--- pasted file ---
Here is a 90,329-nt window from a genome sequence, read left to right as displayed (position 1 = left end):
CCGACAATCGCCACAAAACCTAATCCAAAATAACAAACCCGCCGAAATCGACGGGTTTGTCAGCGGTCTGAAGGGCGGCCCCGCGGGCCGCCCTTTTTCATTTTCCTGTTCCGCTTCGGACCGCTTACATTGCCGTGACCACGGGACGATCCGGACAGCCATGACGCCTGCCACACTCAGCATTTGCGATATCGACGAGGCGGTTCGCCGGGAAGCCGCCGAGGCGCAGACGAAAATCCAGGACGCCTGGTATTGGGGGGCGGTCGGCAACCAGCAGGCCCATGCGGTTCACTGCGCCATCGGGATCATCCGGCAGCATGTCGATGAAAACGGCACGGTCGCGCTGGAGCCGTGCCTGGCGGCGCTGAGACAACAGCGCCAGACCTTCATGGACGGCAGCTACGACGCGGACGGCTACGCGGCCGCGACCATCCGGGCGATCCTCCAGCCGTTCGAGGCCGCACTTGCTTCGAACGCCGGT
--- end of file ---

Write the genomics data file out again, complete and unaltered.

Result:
Here is a 90,329-nt window from a genome sequence, read left to right as displayed (position 1 = left end):
CCGACAATCGCCACAAAACCTAATCCAAAATAACAAACCCGCCGAAATCGACGGGTTTGTCAGCGGTCTGAAGGGCGGCCCCGCGGGCCGCCCTTTTTCATTTTCCTGTTCCGCTTCGGACCGCTTACATTGCCGTGACCACGGGACGATCCGGACAGCCATGACGCCTGCCACACTCAGCATTTGCGATATCGACGAGGCGGTTCGCCGGGAAGCCGCCGAGGCGCAGACGAAAATCCAGGACGCCTGGTATTGGGGGGCGGTCGGCAACCAGCAGGCCCATGCGGTTCACTGCGCCATCGGGATCATCCGGCAGCATGTCGATGAAAACGGCACGGTCGCGCTGGAGCCGTGCCTGGCGGCGCTGAGACAACAGCGCCAGACCTTCATGGACGGCAGCTACGACGCGGACGGCTACGCGGCCGCGACCATCCGGGCGATCCTCCAGCCGTTCGAGGCCGCACTTGCTTCGAACGCCGGT